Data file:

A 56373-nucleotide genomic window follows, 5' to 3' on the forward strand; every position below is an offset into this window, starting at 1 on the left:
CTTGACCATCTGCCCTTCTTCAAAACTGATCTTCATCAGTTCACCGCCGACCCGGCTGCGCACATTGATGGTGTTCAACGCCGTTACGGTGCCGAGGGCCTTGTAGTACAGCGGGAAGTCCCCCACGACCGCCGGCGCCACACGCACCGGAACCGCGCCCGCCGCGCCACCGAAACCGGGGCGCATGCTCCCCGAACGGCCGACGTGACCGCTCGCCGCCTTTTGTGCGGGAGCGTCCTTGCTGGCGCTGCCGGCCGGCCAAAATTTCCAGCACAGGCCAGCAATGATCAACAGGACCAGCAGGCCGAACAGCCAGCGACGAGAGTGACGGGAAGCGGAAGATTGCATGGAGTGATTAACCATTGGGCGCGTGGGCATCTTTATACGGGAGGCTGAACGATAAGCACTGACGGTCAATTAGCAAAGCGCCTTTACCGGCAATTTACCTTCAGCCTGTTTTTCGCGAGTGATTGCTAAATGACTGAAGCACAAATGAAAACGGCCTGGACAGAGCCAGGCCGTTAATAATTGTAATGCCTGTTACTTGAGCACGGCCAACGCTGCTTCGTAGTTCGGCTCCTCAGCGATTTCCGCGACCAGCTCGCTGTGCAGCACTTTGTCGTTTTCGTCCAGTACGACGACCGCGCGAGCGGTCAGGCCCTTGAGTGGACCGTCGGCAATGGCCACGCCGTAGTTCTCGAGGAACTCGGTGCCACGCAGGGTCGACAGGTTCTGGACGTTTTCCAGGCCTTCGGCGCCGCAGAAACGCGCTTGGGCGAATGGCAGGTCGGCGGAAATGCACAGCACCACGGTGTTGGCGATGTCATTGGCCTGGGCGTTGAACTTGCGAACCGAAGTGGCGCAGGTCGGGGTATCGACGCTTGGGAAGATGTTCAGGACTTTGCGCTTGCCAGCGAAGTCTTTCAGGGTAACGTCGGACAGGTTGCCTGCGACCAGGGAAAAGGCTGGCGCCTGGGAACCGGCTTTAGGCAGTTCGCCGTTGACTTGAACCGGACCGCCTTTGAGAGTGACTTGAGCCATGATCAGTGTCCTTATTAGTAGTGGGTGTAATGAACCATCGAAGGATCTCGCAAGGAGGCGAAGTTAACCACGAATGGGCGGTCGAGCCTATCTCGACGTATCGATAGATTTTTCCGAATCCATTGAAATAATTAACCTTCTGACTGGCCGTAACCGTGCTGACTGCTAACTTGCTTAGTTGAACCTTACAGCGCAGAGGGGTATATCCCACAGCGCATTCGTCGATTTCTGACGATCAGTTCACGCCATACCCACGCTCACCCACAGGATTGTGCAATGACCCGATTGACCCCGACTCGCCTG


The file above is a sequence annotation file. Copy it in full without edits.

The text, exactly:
A 56373-nucleotide genomic window follows, 5' to 3' on the forward strand; every position below is an offset into this window, starting at 1 on the left:
CTTGACCATCTGCCCTTCTTCAAAACTGATCTTCATCAGTTCACCGCCGACCCGGCTGCGCACATTGATGGTGTTCAACGCCGTTACGGTGCCGAGGGCCTTGTAGTACAGCGGGAAGTCCCCCACGACCGCCGGCGCCACACGCACCGGAACCGCGCCCGCCGCGCCACCGAAACCGGGGCGCATGCTCCCCGAACGGCCGACGTGACCGCTCGCCGCCTTTTGTGCGGGAGCGTCCTTGCTGGCGCTGCCGGCCGGCCAAAATTTCCAGCACAGGCCAGCAATGATCAACAGGACCAGCAGGCCGAACAGCCAGCGACGAGAGTGACGGGAAGCGGAAGATTGCATGGAGTGATTAACCATTGGGCGCGTGGGCATCTTTATACGGGAGGCTGAACGATAAGCACTGACGGTCAATTAGCAAAGCGCCTTTACCGGCAATTTACCTTCAGCCTGTTTTTCGCGAGTGATTGCTAAATGACTGAAGCACAAATGAAAACGGCCTGGACAGAGCCAGGCCGTTAATAATTGTAATGCCTGTTACTTGAGCACGGCCAACGCTGCTTCGTAGTTCGGCTCCTCAGCGATTTCCGCGACCAGCTCGCTGTGCAGCACTTTGTCGTTTTCGTCCAGTACGACGACCGCGCGAGCGGTCAGGCCCTTGAGTGGACCGTCGGCAATGGCCACGCCGTAGTTCTCGAGGAACTCGGTGCCACGCAGGGTCGACAGGTTCTGGACGTTTTCCAGGCCTTCGGCGCCGCAGAAACGCGCTTGGGCGAATGGCAGGTCGGCGGAAATGCACAGCACCACGGTGTTGGCGATGTCATTGGCCTGGGCGTTGAACTTGCGAACCGAAGTGGCGCAGGTCGGGGTATCGACGCTTGGGAAGATGTTCAGGACTTTGCGCTTGCCAGCGAAGTCTTTCAGGGTAACGTCGGACAGGTTGCCTGCGACCAGGGAAAAGGCTGGCGCCTGGGAACCGGCTTTAGGCAGTTCGCCGTTGACTTGAACCGGACCGCCTTTGAGAGTGACTTGAGCCATGATCAGTGTCCTTATTAGTAGTGGGTGTAATGAACCATCGAAGGATCTCGCAAGGAGGCGAAGTTAACCACGAATGGGCGGTCGAGCCTATCTCGACGTATCGATAGATTTTTCCGAATCCATTGAAATAATTAACCTTCTGACTGGCCGTAACCGTGCTGACTGCTAACTTGCTTAGTTGAACCTTACAGCGCAGAGGGGTATATCCCACAGCGCATTCGTCGATTTCTGACGATCAGTTCACGCCATACCCACGCTCACCCACAGGATTGTGCAATGACCCGATTGACCCCGACTCGCCTG